US House moves federal govt closer to shutdown

Updated: 2013-09-29 10:41


  Print Mail Large Medium  Small 分享按钮 0

US House moves federal govt closer to shutdown

The US House of Representatives remains fully lit during a rare late-night Saturday session at the US Capitol in Washington, September 28, 2013. [Photo/Agencies]


Neither side wants to be the last to cast the final vote that would lead to a shutdown, a concern that has turned the funding measure into a hot potato being tossed between the two chambers.

While polls consistently show the American public is tired of political showdowns and opposed to a shutdown, House conservatives were happy about the coming fight.

"This is a win-win all the way around," said Arizona Representative Matt Salmon, who described the mood of Republicans as "ecstatic."

Republicans said they would also approve a bill repealing a tax on medical devices that helps fund the healthcare law to the tune of about $30 billion. That provision, sought with heavy lobbying by the medical device industry, has been supported in the past by some Democratic senators.

Republicans said they would separately approve a bill to ensure members of the US military continued to be paid if government funding was cut off. If Democrats vote against that bill, Republicans are likely to accuse them of hurting US troops.

In a government shutdown, spending for functions considered essential, related to national security or public safety, would continue along with benefit programs such as Medicare health insurance and Social Security retirement benefits for seniors.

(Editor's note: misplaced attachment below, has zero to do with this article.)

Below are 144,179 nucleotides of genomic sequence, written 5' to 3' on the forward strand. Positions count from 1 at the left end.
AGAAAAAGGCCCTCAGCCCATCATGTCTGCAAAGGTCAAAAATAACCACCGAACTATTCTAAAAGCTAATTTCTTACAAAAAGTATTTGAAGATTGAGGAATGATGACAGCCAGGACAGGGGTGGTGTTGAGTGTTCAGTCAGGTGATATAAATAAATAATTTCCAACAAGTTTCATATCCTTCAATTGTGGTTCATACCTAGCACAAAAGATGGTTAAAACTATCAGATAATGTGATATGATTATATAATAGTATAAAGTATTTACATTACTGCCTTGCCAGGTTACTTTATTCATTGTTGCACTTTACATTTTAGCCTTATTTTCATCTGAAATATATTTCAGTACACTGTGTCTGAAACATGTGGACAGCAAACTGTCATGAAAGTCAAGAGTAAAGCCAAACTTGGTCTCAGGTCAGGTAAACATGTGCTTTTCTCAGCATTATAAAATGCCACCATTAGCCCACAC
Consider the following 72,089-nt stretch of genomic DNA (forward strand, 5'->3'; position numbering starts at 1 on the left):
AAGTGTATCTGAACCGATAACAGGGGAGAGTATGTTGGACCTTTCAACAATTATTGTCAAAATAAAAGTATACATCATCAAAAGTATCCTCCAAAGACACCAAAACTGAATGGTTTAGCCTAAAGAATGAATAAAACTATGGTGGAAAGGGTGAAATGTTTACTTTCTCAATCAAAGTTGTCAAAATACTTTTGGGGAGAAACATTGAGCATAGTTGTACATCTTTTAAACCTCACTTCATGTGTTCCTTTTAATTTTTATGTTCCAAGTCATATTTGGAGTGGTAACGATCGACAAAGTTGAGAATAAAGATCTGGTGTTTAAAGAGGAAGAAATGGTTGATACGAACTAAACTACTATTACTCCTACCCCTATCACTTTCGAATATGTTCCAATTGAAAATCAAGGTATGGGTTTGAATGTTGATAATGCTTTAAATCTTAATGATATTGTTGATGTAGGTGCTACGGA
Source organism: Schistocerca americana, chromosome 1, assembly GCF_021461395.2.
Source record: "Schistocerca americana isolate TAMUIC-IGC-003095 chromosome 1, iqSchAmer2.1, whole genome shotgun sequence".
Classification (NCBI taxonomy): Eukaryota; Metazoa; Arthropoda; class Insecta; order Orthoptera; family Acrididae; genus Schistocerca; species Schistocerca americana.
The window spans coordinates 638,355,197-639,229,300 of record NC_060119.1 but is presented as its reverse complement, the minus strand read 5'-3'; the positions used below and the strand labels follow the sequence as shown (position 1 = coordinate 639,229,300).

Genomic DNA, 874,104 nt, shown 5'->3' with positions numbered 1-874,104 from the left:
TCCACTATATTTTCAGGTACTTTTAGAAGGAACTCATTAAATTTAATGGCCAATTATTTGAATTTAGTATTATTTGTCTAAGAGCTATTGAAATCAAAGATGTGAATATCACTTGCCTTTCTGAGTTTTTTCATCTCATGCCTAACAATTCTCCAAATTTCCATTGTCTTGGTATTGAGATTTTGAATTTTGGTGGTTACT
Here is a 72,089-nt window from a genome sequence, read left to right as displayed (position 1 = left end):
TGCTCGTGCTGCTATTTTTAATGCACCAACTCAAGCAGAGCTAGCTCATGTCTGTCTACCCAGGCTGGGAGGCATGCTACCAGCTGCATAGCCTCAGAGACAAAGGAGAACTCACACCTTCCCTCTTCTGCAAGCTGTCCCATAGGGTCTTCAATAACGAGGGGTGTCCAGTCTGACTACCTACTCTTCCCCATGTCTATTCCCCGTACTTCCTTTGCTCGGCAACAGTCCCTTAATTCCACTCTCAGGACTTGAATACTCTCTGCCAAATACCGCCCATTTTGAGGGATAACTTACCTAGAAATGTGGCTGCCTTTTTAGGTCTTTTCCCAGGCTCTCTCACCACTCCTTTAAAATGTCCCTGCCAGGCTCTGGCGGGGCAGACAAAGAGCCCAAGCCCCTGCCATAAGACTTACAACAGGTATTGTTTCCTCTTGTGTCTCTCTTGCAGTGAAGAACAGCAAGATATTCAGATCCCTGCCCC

But civilian federal employees - from people who process forms and handle regulatory proceedings to workers at national parks and museums in Washington - would be temporarily out of work.

The last government shutdown ran from December 16, 1995 to January 6, 1996 and was the product of a budget battle between Democratic President Bill Clinton and Republicans, led by then-Speaker of the House Newt Gingrich.

Republicans suffered a public backlash when voters re-elected Clinton in a landslide the following November, a lesson never forgotten by senior Republicans, including Boehner.

This time, Boehner tried to avoid a showdown but was overruled by his rebellious caucus, largely influenced since the 2010 election by newcomers endorsed by the conservative Tea Party movement.

With Boehner effectively sidelined, rank-and-file Republicans boasted of their unity. Members chanted "vote, vote, vote, vote," in their closed-door meeting, they reported later.

Afterward, Democratic Representative Louise Slaughter of New York, took to the House floor to accuse Republicans of throwing a "temper tantrum" about "Obamacare" under pressure from "Tea Party extremists."

Previous Page 1 2 Next Page